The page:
My father did not compromise me

Naledi Pandor replies to Isaac Mogotsi's criticism of her writings on Joe Matthews

Naledi Pandor responds to Isaac Mogotsi, "Naledi Pandor and Joe Matthews" PoliticsWeb, 18 January 2012

Isaac Mogotsi believes my grandfather, ZK Matthews, was a great man and that he has not been appropriately memorialized. He believes that my father was not a great man, largely because he thinks he was disloyal to the ANC. He presents my grandfather as noble and my father as ignoble. He presents my grandfather as a saint and my father as a sinner (see here).

Isaac Mogotsi is entitled to his opinion, even if he fails to marshal facts and evidence in its support.

But he is not entitled to use words like ‘sinister' and ‘suppression' and ‘ghosts' and ‘compromised' and ‘mislead the general public' about my recollections of my father. I take exception to those terms. I take strong exception to them and if my father was alive he would have put Isaac Mogotsi to the sword in the printed word and in public debate.

I did not ‘suppress' information about my father's political life. What an absurd comment to make. I was asked to reflect on my grandfather and my father in the time they were active in the ANC together. And that is what I did. And that is why I talked about the 1950s and 1960s when I was a child and growing up and learning about our struggle for liberation.

Did my father ‘suppress' anything about his political life? How do I know? But he certainly did not suppress the fact that he served on the central committee of the SACP between 1962 and 1970 and that he then left the party. This is hardly surprising, given the events in central and eastern Europe at that time. Most sensible communists left the party after the suppression of the Prague Spring and the invasion of Hungary. To stay in the party was to advertise to the world that you were a Stalinist. And that my father never was. But he never left the ANC and he remained committed to its core political principles then and late in his career when he was a minister in government.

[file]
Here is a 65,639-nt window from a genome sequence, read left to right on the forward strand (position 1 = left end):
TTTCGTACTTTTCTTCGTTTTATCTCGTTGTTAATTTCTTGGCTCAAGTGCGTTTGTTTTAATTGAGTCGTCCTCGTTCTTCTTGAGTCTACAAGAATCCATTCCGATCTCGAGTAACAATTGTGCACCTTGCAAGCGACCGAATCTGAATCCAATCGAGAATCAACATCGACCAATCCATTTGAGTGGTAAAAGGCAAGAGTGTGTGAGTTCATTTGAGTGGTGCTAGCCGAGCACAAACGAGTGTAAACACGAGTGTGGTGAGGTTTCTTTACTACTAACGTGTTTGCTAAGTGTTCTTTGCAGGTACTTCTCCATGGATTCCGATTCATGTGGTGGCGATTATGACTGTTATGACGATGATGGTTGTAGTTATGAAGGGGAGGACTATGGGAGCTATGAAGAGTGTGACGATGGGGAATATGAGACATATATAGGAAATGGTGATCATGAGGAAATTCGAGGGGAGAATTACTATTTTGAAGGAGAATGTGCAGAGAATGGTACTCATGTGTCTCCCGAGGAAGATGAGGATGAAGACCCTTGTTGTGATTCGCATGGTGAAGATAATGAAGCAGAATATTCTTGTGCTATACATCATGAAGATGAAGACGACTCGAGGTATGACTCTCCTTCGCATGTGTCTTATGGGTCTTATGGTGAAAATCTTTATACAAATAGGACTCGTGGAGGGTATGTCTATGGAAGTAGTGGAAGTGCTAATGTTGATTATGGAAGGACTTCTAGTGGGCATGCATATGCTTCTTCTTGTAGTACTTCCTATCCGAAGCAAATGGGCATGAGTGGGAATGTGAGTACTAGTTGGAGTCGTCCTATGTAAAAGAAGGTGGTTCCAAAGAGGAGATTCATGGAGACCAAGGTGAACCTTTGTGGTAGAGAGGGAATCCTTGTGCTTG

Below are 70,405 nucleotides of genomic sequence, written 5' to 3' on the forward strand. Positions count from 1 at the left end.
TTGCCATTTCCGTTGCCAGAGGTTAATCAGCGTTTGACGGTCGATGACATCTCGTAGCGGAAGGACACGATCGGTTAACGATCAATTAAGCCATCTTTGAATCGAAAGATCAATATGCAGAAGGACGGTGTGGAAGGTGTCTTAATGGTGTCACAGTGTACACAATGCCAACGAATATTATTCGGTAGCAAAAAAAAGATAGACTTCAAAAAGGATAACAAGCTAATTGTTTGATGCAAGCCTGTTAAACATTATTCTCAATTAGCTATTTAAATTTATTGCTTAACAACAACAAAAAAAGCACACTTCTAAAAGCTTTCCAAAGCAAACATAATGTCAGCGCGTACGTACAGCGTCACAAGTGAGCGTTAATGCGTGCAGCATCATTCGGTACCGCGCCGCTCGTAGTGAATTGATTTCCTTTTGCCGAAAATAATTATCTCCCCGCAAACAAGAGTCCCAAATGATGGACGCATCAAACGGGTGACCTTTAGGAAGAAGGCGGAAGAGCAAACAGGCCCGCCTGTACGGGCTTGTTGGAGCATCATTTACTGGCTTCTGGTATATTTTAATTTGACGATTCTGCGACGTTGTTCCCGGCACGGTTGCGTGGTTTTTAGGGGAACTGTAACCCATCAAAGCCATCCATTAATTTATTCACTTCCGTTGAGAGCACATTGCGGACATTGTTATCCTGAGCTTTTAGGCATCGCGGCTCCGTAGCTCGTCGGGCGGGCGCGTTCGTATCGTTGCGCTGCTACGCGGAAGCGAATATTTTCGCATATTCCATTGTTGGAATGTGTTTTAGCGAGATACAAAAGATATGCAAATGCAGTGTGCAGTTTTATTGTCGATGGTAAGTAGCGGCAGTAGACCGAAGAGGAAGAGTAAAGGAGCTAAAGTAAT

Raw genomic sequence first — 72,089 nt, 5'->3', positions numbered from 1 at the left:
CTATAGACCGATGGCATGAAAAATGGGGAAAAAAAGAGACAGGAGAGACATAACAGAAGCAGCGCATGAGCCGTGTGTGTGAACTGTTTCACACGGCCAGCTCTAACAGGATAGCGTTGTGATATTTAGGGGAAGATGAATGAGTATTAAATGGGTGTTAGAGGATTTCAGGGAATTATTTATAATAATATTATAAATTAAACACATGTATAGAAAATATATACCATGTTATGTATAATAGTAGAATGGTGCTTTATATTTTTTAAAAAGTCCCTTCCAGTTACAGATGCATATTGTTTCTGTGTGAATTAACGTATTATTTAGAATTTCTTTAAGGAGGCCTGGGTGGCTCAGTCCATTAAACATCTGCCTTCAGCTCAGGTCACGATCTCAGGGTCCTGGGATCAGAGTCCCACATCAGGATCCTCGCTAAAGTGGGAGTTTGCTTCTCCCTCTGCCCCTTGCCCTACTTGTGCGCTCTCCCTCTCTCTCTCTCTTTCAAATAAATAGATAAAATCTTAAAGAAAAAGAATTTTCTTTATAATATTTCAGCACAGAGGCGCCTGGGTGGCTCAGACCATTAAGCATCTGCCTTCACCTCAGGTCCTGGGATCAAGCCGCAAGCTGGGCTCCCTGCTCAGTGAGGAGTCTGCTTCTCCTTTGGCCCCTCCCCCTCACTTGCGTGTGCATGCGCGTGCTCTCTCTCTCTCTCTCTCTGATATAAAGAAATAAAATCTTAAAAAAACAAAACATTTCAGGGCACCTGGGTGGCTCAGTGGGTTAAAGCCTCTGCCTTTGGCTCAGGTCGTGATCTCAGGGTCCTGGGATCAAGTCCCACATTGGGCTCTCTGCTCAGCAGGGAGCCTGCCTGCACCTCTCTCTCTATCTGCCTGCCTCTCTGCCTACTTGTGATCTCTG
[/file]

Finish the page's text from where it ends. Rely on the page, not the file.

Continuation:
My father has given more interviews than any other struggle veteran. Isaac Mogotsi should spend time looking at the Mandela Foundation website and at the Padraig O'Malley oral archive, probably the largest collection of interviews with South African politicians involved in the negotiated-solution phase of South Africa's struggle for democracy in the early 1990s. They certainly give a deep insight into the complex relationships between the ANC and the SACP. 

Let me add this. Commitment to political principle is a virtue. The ANC has a rich and varied group of world-renowned leaders whose commitment to liberation has never been questioned (even by Mr Mogotsi). My grand father is among them. My father is among them. My grandmother is among them. My mother is among them. But while political principle is unchanging, strategy and tactics in the struggle do change. And that is what my father was good at. He made strategy and tactics his own speciality. And the ANC is much the better for his great understanding and subtle skill in articulating the best way forward.

So don't call me compromised by what I learned from my father, Mr Mogotsi. Don't call me compromised. What did you learn from your father, Mr Mogotsi?

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